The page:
First Amendment rights aside, sometimes speaking your mind has consequences. A Hermiston man paid the price in April of 1972 when his wife took to the opinion page in defense of personal freedom, pitting independent thought against conservative Eastern Oregon values.
Rocky Hays, 23, had worked for Jerry Myers on his Butter Creek farm for 18 months, and his employer was more than satisfied with his job performance. Myers said Hays had come to work for him with little experience, but learned fast. But on April 2, 1972, a letter to the editor in the East Oregonian by Hays’ wife, Kathy, rubbed Myers the wrong way, and a shocked Hays was given his walking papers as a result.
Kathy Hays, an honor student at Hermiston High School and 27 credit hours away from a degree in education from the University of Oregon, penned a defense of long hair after reading two submissions to the EO extolling the short haircuts worn by Future Farmers of America members at a recent convention in Pendleton, arguing that “short hair sometimes means nothing more than the antiquated parental prejudices forced on young people.”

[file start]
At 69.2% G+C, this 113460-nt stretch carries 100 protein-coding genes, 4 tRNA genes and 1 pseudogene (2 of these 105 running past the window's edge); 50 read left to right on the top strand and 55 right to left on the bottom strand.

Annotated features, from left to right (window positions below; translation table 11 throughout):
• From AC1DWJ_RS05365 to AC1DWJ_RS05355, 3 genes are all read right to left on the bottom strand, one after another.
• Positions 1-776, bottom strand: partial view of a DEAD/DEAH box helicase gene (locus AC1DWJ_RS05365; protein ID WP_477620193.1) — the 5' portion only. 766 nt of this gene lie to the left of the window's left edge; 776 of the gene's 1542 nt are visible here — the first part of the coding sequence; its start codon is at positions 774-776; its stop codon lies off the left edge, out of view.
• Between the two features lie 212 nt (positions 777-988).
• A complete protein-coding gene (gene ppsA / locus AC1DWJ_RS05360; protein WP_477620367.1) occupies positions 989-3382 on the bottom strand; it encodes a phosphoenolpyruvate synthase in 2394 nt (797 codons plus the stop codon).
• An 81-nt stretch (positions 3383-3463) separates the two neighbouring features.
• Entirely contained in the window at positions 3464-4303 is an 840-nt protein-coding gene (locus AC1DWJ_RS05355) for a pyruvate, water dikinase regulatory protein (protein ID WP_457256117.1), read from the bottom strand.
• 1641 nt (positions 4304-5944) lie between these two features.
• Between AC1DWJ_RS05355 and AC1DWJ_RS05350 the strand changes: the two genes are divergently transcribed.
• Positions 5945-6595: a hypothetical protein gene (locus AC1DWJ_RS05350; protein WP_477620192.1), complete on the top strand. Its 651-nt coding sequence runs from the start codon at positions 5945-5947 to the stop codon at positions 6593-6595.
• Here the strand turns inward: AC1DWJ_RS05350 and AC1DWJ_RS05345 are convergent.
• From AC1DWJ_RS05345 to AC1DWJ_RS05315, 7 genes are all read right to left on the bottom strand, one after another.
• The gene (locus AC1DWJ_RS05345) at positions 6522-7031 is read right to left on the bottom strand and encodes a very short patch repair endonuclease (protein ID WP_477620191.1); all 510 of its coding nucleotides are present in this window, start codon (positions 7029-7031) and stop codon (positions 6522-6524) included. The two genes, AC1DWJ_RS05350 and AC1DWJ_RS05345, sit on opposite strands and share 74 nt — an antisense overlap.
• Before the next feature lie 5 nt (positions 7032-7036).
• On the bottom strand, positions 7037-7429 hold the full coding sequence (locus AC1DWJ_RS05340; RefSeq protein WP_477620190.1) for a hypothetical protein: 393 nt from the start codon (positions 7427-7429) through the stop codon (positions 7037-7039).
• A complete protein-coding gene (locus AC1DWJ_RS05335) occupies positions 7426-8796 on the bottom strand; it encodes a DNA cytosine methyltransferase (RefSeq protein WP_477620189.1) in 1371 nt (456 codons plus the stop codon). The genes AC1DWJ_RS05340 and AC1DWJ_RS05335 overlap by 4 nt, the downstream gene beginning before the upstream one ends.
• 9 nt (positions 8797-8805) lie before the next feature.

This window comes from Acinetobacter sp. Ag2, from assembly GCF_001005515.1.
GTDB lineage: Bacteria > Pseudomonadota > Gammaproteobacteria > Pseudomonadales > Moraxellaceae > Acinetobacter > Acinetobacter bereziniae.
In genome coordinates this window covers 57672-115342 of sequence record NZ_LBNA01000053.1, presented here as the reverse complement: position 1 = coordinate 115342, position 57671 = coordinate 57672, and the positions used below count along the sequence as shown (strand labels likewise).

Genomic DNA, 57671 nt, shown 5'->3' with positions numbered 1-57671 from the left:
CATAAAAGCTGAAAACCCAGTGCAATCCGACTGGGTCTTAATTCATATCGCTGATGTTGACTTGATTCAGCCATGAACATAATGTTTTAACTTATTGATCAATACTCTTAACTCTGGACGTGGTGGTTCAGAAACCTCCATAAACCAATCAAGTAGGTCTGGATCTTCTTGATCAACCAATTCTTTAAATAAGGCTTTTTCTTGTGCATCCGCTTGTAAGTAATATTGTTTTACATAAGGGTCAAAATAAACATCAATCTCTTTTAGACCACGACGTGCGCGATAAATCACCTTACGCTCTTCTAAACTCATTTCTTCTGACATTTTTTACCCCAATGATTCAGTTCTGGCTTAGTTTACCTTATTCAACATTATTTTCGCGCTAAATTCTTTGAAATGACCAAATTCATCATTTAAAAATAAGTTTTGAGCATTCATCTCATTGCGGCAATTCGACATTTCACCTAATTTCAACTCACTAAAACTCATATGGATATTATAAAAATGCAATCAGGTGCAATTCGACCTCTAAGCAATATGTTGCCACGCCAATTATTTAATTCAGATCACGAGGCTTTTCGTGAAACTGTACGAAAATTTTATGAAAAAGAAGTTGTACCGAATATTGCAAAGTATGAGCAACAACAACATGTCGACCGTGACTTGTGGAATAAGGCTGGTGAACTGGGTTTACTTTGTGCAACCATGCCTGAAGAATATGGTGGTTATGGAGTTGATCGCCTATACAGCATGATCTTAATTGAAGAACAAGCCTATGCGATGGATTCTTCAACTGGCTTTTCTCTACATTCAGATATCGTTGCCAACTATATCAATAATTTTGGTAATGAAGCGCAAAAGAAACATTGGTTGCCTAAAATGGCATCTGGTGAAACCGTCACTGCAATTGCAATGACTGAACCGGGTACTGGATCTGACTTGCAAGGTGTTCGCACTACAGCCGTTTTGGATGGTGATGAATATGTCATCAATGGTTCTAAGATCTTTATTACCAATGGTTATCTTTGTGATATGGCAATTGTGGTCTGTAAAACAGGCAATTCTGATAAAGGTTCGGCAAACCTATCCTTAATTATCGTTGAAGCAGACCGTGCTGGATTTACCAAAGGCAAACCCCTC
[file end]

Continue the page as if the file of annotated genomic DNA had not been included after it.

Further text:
“Ask an FFA member what goes on at FFA conventions,” Kathy wrote. “The answer would probably curl your eyebrows. My husband is now a 23-year-old farmer and he knows those conventions ain’t tame!”
Myers took offense to her inference that “kids at FFA raised hell,” though he agreed that “boys will be boys” when they’re away from home. “I didn’t know the attitude behind the letter,” the conservative farmer said. “They have the new liberal — super ecology — outlook.”
Myers did give Hays $200 severance pay, and said that with his skills and ability to learn quickly, he shouldn’t have any trouble finding another job.
Pendleton attorney Dennis Hachler said Hays likely had no legal recourse, as his firing didn’t fall under the Civil Rights Act of 1873. “There is no constitutional right to work for a man,” Hachler said.